William S. (Billy) Brunton, was born in 1833 in Dublin, son of a an engraver and copper-plate printer. He studied at the drawing school of the Royal Dublin Society from 1847, and exhibited figure paintings at the Royal Hibernian Academy in 1854 and 1856.
He moved to London to work as a magazine illustrator and cartoonist, contributing to Punch (1859), The Illustrated Times (1861, 1866), London Society (1863, 1865, 1968), Tinsley's Magazine (1867), Cassell's Illustrated Readings (1867), The Broadway (1867-74) and Moonshine (1871), and was on the staff of Fun, where he contributed regular observational comic sketches. He also illustrated children's books, including Tales at Tea-Time by E. H. Knatchbull-Hugessen (1872). He signed his work with a heart pierced by an arrow, made with the letters W and B.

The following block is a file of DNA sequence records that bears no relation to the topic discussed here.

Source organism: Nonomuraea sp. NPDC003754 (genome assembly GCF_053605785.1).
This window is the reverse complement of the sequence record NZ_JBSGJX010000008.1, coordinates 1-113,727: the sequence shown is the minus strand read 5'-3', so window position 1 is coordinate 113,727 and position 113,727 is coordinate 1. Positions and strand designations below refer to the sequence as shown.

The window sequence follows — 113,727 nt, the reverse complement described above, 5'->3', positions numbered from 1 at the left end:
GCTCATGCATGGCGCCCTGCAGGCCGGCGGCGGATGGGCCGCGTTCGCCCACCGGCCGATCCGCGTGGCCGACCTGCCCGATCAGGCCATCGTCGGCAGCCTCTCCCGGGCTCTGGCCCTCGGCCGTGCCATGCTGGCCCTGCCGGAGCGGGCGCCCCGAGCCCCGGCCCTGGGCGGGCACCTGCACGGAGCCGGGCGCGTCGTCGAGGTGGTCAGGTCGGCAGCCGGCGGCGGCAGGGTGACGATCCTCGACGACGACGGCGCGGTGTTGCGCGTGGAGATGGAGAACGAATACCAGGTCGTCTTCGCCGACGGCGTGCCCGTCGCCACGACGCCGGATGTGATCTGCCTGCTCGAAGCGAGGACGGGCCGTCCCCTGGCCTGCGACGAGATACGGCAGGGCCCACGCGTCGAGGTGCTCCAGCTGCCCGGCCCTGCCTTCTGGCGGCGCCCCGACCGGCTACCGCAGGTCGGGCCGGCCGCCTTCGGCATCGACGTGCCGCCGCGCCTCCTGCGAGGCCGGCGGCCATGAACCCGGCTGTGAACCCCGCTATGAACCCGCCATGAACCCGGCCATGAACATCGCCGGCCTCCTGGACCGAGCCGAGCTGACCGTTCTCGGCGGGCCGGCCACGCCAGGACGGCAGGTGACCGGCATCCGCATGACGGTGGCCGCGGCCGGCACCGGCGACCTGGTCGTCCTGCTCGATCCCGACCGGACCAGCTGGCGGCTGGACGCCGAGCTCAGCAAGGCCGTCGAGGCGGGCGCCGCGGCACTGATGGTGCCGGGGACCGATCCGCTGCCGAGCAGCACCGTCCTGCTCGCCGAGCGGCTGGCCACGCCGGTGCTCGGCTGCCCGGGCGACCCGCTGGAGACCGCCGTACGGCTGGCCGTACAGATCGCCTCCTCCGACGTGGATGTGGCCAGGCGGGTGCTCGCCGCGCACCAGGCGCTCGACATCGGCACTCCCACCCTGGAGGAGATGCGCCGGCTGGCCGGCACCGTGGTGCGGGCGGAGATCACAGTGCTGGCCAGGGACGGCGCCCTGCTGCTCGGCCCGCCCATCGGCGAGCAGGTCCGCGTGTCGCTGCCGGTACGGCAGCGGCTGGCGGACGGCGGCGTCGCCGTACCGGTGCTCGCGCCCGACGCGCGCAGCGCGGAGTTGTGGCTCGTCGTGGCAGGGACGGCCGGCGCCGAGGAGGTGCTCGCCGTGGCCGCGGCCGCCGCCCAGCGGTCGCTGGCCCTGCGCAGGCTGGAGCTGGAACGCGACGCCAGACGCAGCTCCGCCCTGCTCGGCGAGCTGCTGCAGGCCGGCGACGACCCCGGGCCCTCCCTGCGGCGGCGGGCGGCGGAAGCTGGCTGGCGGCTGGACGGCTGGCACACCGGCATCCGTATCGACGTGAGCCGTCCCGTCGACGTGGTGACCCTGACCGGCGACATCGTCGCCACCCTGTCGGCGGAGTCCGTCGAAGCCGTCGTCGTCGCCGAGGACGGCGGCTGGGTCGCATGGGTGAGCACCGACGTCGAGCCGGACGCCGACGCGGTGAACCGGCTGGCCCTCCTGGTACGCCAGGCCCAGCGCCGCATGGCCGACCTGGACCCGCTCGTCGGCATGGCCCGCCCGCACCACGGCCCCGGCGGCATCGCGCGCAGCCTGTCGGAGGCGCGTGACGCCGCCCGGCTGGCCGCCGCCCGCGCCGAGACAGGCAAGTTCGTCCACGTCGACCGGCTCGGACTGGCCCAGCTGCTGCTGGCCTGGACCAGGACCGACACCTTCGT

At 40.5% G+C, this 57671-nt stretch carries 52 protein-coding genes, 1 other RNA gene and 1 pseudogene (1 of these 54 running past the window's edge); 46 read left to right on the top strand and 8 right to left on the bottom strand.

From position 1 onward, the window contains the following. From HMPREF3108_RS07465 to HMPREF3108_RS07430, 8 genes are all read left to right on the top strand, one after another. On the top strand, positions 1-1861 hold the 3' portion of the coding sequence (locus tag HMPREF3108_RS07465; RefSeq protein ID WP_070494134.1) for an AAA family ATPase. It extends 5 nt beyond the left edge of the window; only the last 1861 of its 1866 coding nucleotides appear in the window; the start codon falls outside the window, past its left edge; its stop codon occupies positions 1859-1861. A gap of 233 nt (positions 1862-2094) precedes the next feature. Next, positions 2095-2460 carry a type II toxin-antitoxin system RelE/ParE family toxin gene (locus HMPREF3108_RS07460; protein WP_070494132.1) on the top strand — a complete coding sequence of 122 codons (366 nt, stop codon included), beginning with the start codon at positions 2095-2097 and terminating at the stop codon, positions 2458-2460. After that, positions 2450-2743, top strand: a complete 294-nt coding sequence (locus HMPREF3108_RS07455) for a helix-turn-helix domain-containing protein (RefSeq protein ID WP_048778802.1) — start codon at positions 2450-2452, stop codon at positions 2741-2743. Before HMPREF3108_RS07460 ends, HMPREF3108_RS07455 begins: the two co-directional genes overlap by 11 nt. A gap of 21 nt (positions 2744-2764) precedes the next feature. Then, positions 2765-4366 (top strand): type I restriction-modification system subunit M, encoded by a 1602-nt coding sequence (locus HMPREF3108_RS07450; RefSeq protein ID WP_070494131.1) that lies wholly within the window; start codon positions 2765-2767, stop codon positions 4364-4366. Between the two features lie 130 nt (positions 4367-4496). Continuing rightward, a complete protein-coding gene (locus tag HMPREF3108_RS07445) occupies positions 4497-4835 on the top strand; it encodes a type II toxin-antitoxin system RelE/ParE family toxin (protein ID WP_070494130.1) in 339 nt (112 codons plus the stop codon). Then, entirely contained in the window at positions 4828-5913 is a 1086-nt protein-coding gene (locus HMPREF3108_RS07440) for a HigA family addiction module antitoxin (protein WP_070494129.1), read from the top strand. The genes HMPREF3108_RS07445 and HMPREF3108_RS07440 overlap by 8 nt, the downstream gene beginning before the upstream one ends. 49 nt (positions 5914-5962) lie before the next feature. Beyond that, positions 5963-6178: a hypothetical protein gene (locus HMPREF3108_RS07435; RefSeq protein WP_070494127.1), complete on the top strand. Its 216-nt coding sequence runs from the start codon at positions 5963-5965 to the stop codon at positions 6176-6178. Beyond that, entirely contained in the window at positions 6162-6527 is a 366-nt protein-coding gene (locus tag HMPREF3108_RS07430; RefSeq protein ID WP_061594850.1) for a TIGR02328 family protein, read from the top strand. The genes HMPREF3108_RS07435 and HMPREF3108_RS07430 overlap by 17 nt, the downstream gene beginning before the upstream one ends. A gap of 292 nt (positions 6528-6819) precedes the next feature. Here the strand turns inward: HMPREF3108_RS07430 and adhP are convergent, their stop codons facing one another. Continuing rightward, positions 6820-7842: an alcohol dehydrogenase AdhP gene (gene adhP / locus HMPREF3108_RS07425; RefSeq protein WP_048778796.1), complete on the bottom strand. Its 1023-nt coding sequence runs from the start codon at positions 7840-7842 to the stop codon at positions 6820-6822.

He was a Bohemian and a founder of the Savage Club, apparently a very jovial man with an odd but infectious sense of humour, and died young, the implication being from his excesses, in Holloway, London, on 24 March 1878.
- Walter G. Strickland, A Dictionary of Irish Artists, 1913
- George and Edward Dalziel, The brothers Dalziel; a record of fifty years' work in conjunction with many of the most distinguished artists of the period, 1840-1890, 1901, pp. 314-316
- "A Journalist", Bohemian Days in Fleet Street, 1913 pp. 31-32
- William Tinsley, Random Recollections of an Old Publisher, 1900, pp. 118-119
- Simon Houfe, The Dictionary of 19th Century British Book Illustrators, Antique Collectors' Club, 1996, p. 80